We don't "officially" have a level 4 in the Rockies, but we have what we call "Trainer Accredited." It is a significant step beyond Level 3 (Full Certification) in its skiing and teaching demands, and it definitely emphasizes the unique requirements of training instructors. But we do not, currently, call it "Level 4," and as John D. says, it is not recognized nationally.
Our Trainer Accreditation came about as a way to inspire and validate training and accomplishment well beyond Level 3. Prior to TA, if you wanted recognition for "the next level," you had to become a DCL (Divisional Clinic Leader) and work for the Division. But there were far more qualified candidates than job openings, so many who were "at the level" nevertheless failed the "exam"--which was really a selection process.
TA is an true exam, not a selection. Because it simply recognizes a level of accomplishment and skill, there is no restriction on the number of TA's who can pass. In theory, it recognizes the same standard of skiing and teaching required for DCL, and the original concept called for DCL's to be selected by interview from the TA pool, as needed. As it turned out, we still have a rigorous on-snow selection process for DCL. And another for Apprentice Examiner, once you have served as a DCL for a while.
Like many divisions and National too, we are currently debating the wisdom of developing an official, actual "Level 4." It is an incredibly political issue--many current Level 3's would suddenly find themselves no longer at "the top"--for better, or for worse. While I suspect most of those who would complain are the ones who have decided that they no longer need to continue to learn, once they reach Level 3 (an attitude I despise), I can appreciate their concern, too.
My feeling is that we should return to ONE single level that we identify as "Certified." This level must represent the minimum standard that we are comfortable promoting as a consistently high-quality "product" to the public. We can--and should--continue to recognize intermediate steps along the way to that standard, and we must recognize that it doesn't stop there, and provide opportunities and recognition for endless continued education. But we have caused so many problems and so much confusion among the public with our complex "Level 1-2-3"--and beyond--certification that it serves little useful purpose.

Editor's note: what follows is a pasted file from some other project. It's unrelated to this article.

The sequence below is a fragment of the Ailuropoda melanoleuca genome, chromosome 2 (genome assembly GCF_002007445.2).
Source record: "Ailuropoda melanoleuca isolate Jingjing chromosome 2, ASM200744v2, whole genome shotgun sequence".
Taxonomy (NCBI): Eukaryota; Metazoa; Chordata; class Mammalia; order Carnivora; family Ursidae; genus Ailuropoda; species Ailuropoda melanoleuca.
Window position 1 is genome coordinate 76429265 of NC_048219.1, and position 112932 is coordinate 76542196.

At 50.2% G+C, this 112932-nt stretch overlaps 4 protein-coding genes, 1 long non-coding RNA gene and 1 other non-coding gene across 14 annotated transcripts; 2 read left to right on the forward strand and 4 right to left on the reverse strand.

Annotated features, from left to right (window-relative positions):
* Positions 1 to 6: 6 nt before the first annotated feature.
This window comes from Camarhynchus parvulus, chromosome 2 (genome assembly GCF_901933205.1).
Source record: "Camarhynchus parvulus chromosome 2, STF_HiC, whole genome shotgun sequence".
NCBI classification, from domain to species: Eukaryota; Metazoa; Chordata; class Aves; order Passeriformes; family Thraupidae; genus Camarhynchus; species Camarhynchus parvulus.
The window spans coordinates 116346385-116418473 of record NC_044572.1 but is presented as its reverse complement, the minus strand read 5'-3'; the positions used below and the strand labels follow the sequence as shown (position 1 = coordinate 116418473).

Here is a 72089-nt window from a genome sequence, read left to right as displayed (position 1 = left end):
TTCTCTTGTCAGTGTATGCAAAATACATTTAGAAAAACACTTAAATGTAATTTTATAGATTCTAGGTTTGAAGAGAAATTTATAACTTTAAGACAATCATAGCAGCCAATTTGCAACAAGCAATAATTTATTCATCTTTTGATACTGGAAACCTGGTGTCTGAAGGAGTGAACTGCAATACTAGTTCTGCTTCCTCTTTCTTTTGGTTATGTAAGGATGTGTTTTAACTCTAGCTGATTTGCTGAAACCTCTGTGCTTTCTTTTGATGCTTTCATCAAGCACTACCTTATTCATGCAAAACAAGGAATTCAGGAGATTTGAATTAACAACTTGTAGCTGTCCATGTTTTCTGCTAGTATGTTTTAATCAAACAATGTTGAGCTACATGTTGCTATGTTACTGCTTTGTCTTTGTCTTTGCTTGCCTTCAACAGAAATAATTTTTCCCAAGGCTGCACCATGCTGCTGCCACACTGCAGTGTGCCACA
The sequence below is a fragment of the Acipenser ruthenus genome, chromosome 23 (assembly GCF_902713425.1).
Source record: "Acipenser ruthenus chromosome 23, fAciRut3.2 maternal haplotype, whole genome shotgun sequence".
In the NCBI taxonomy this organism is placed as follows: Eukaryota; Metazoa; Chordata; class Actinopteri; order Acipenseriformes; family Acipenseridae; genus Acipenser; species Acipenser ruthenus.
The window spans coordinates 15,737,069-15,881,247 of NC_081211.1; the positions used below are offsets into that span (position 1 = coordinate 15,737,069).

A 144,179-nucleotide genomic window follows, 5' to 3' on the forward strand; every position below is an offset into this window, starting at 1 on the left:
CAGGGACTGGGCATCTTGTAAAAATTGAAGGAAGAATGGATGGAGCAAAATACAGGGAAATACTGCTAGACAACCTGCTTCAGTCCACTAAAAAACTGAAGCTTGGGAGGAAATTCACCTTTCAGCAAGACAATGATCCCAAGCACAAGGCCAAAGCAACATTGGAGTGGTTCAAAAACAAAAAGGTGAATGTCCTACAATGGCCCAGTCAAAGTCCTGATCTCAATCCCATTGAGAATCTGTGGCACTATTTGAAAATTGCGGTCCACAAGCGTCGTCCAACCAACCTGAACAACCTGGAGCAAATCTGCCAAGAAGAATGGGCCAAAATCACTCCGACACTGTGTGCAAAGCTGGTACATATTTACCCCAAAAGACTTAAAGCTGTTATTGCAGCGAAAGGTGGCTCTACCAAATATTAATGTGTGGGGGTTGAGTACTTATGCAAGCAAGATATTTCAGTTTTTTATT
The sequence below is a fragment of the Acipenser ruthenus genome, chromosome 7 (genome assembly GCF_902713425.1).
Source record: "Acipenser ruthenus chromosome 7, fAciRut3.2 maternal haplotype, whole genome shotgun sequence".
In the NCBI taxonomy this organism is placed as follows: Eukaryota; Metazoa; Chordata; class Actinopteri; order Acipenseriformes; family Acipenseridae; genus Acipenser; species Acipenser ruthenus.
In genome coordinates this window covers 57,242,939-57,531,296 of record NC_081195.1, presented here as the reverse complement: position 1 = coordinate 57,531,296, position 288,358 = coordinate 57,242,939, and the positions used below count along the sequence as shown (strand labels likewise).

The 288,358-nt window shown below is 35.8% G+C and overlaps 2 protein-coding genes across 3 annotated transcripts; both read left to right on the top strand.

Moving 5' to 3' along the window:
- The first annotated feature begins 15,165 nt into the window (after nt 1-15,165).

As John D has explained, PSIA National has defined standards for Level 1, 2, and 3 certification, and the pins are transferrable between divisions. Beyond Level 3, every division does its own thing, although "Examiner" is universal (if not standardized). "Examiner" has traditionally transferred from one division to another, too, although that is changing. In Rocky Mountain, examiners transferring in must attend our Apprentice Examiner selection. If successful, they become Apprentice Examiners, who must observe exams, deliver several clinics, and then be approved by the Alpine Committee before being accepted as full Examiners. If they FAIL the Apprentice Examiner selection, they get Trainer Accredited status, and must then go through the DCL selection, and so on, to become examiners.
It's not easy, any more, to transfer in to Rocky Mountain!
By-the-way, WVSkier--that was a great article you wrote about your exam experience and suggestions in the PSIA-E newsletter. I've been meaning to congratulate you on that--as well as on your success in the exam! There are a few things that you guys do differently in your exams that I like--we may incorporporate some of them in Rocky Mountain. Thanks!
PS--I've also been meaning to ask you--how DID you deal with those conflicting student needs in that hypothetical exam lesson?